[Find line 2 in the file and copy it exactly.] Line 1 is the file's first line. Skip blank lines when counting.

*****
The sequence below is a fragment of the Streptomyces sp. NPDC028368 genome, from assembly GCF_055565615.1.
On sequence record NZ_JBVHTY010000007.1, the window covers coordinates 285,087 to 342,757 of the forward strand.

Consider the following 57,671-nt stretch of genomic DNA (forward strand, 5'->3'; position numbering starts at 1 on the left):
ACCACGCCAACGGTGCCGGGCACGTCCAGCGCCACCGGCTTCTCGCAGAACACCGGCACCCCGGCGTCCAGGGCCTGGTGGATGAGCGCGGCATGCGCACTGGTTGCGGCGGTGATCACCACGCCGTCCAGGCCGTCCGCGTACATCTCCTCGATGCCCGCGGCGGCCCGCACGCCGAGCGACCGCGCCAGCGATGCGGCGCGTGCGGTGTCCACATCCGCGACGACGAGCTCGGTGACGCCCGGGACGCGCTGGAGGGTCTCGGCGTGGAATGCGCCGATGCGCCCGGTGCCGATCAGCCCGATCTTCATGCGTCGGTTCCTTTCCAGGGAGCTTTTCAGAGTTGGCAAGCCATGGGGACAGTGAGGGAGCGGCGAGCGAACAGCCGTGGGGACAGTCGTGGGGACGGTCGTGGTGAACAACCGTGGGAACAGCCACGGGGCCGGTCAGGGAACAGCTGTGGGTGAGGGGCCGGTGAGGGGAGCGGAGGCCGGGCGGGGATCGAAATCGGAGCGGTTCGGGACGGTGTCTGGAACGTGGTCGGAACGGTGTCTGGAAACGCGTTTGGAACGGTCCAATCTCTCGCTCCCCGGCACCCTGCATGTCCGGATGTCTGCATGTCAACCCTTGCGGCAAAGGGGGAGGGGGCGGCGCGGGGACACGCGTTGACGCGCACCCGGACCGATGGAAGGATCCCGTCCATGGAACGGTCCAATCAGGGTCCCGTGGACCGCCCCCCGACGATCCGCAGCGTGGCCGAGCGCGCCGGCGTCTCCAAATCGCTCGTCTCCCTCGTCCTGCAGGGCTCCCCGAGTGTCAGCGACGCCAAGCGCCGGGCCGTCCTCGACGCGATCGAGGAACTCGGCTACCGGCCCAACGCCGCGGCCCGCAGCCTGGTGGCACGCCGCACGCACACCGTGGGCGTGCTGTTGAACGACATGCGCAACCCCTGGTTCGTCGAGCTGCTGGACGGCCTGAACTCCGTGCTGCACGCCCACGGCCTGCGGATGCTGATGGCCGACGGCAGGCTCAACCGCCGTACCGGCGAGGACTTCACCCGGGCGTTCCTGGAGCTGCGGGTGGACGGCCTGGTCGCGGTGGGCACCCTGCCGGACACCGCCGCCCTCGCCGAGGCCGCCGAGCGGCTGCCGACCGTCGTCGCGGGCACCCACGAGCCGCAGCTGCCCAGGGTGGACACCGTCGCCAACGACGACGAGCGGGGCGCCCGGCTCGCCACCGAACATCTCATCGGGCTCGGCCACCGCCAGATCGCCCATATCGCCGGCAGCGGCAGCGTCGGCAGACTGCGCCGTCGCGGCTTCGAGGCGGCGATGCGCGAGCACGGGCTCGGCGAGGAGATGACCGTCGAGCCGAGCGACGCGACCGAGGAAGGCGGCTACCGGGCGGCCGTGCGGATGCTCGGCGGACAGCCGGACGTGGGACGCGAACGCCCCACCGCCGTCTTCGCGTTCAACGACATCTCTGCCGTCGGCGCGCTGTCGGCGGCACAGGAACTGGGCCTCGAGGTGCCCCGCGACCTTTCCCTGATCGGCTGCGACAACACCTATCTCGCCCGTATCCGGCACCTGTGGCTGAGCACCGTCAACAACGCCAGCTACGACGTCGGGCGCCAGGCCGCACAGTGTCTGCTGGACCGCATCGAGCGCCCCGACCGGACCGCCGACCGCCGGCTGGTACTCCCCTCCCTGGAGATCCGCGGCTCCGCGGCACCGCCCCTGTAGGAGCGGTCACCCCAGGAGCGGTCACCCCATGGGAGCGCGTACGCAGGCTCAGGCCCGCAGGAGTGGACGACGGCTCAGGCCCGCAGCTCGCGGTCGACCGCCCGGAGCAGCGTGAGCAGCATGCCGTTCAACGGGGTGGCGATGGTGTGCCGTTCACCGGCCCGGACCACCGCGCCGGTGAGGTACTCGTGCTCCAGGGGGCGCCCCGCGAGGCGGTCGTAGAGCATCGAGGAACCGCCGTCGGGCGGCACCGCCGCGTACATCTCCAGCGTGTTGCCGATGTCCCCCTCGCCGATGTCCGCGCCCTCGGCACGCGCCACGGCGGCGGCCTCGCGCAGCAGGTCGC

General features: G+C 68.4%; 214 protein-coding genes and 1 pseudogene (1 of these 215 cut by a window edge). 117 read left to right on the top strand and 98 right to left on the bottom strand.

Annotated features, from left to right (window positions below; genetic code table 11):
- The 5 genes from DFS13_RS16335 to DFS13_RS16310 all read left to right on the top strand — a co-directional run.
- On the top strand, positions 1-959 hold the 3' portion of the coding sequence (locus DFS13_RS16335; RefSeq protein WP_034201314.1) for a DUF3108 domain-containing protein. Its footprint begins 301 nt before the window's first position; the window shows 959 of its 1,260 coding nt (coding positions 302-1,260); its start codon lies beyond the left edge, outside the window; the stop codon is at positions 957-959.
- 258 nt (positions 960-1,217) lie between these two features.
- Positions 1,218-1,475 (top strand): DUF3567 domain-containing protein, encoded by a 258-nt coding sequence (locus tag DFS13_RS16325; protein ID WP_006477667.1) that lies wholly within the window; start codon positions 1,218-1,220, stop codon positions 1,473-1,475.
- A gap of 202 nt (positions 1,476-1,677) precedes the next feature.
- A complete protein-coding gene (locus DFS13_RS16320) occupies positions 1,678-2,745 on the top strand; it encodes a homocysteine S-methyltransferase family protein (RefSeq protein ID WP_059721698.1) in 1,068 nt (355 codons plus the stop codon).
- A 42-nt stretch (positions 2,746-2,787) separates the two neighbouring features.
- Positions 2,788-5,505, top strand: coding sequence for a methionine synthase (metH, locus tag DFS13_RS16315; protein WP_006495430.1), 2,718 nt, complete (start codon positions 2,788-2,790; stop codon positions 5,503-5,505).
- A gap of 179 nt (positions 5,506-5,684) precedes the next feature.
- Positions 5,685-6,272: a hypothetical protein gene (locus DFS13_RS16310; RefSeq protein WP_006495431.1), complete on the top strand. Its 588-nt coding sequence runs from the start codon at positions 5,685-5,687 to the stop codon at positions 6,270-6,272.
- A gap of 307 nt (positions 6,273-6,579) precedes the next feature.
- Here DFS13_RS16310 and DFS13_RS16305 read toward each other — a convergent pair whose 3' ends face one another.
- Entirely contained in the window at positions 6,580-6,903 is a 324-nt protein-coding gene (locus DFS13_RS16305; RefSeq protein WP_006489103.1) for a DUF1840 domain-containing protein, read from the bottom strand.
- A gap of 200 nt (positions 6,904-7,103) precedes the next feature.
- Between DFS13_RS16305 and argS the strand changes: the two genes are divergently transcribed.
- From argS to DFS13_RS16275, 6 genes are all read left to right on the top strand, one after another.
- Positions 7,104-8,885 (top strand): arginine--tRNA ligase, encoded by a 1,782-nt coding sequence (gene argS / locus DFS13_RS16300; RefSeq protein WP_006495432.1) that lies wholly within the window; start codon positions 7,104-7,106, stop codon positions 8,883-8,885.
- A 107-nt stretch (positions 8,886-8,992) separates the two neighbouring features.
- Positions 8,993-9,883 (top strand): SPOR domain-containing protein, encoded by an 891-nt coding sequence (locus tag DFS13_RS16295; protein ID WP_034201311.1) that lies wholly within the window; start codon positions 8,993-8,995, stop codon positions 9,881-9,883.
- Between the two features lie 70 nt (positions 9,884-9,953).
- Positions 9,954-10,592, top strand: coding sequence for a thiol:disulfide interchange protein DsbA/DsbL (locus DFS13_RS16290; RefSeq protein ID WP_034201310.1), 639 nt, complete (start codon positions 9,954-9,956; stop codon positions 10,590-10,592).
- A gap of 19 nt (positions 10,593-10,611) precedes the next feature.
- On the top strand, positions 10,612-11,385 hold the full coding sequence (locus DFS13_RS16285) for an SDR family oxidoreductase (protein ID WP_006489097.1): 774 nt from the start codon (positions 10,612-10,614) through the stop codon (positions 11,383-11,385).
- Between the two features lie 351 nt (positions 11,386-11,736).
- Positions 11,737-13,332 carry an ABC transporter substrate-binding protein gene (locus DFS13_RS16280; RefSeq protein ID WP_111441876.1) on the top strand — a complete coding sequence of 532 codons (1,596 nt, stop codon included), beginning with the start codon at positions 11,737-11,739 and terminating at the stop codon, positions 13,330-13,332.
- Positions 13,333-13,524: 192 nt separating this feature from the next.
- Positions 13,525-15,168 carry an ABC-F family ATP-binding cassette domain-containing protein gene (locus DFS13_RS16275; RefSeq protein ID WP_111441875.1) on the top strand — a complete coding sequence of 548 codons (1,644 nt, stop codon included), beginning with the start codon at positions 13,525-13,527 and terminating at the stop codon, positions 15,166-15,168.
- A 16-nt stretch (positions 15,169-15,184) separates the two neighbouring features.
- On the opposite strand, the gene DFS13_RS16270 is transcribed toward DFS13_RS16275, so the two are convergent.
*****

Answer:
On sequence record NZ_JBVHTY010000007.1, the window covers coordinates 285,087 to 342,757 of the forward strand.